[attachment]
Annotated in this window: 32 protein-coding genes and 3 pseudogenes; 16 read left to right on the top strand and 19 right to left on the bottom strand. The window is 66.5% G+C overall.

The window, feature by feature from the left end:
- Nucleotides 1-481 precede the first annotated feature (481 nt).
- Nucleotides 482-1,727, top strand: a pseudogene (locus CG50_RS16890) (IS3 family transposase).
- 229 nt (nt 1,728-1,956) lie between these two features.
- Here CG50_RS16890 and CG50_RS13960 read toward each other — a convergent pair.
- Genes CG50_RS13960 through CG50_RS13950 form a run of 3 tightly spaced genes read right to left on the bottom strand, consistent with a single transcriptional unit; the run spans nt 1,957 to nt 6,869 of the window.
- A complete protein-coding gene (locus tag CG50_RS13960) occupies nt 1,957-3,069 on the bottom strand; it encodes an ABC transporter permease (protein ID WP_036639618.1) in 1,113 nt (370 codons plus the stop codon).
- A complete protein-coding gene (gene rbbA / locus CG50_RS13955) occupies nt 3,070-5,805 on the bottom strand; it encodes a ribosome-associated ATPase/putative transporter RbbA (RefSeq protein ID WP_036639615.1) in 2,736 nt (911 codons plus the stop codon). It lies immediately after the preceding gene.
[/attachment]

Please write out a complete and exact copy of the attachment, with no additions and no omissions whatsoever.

Annotated in this window: 32 protein-coding genes and 3 pseudogenes; 16 read left to right on the top strand and 19 right to left on the bottom strand. The window is 66.5% G+C overall.

The window, feature by feature from the left end:
- Nucleotides 1-481 precede the first annotated feature (481 nt).
- Nucleotides 482-1,727, top strand: a pseudogene (locus CG50_RS16890) (IS3 family transposase).
- 229 nt (nt 1,728-1,956) lie between these two features.
- Here CG50_RS16890 and CG50_RS13960 read toward each other — a convergent pair.
- Genes CG50_RS13960 through CG50_RS13950 form a run of 3 tightly spaced genes read right to left on the bottom strand, consistent with a single transcriptional unit; the run spans nt 1,957 to nt 6,869 of the window.
- A complete protein-coding gene (locus tag CG50_RS13960) occupies nt 1,957-3,069 on the bottom strand; it encodes an ABC transporter permease (protein ID WP_036639618.1) in 1,113 nt (370 codons plus the stop codon).
- A complete protein-coding gene (gene rbbA / locus CG50_RS13955) occupies nt 3,070-5,805 on the bottom strand; it encodes a ribosome-associated ATPase/putative transporter RbbA (RefSeq protein ID WP_036639615.1) in 2,736 nt (911 codons plus the stop codon). It lies immediately after the preceding gene.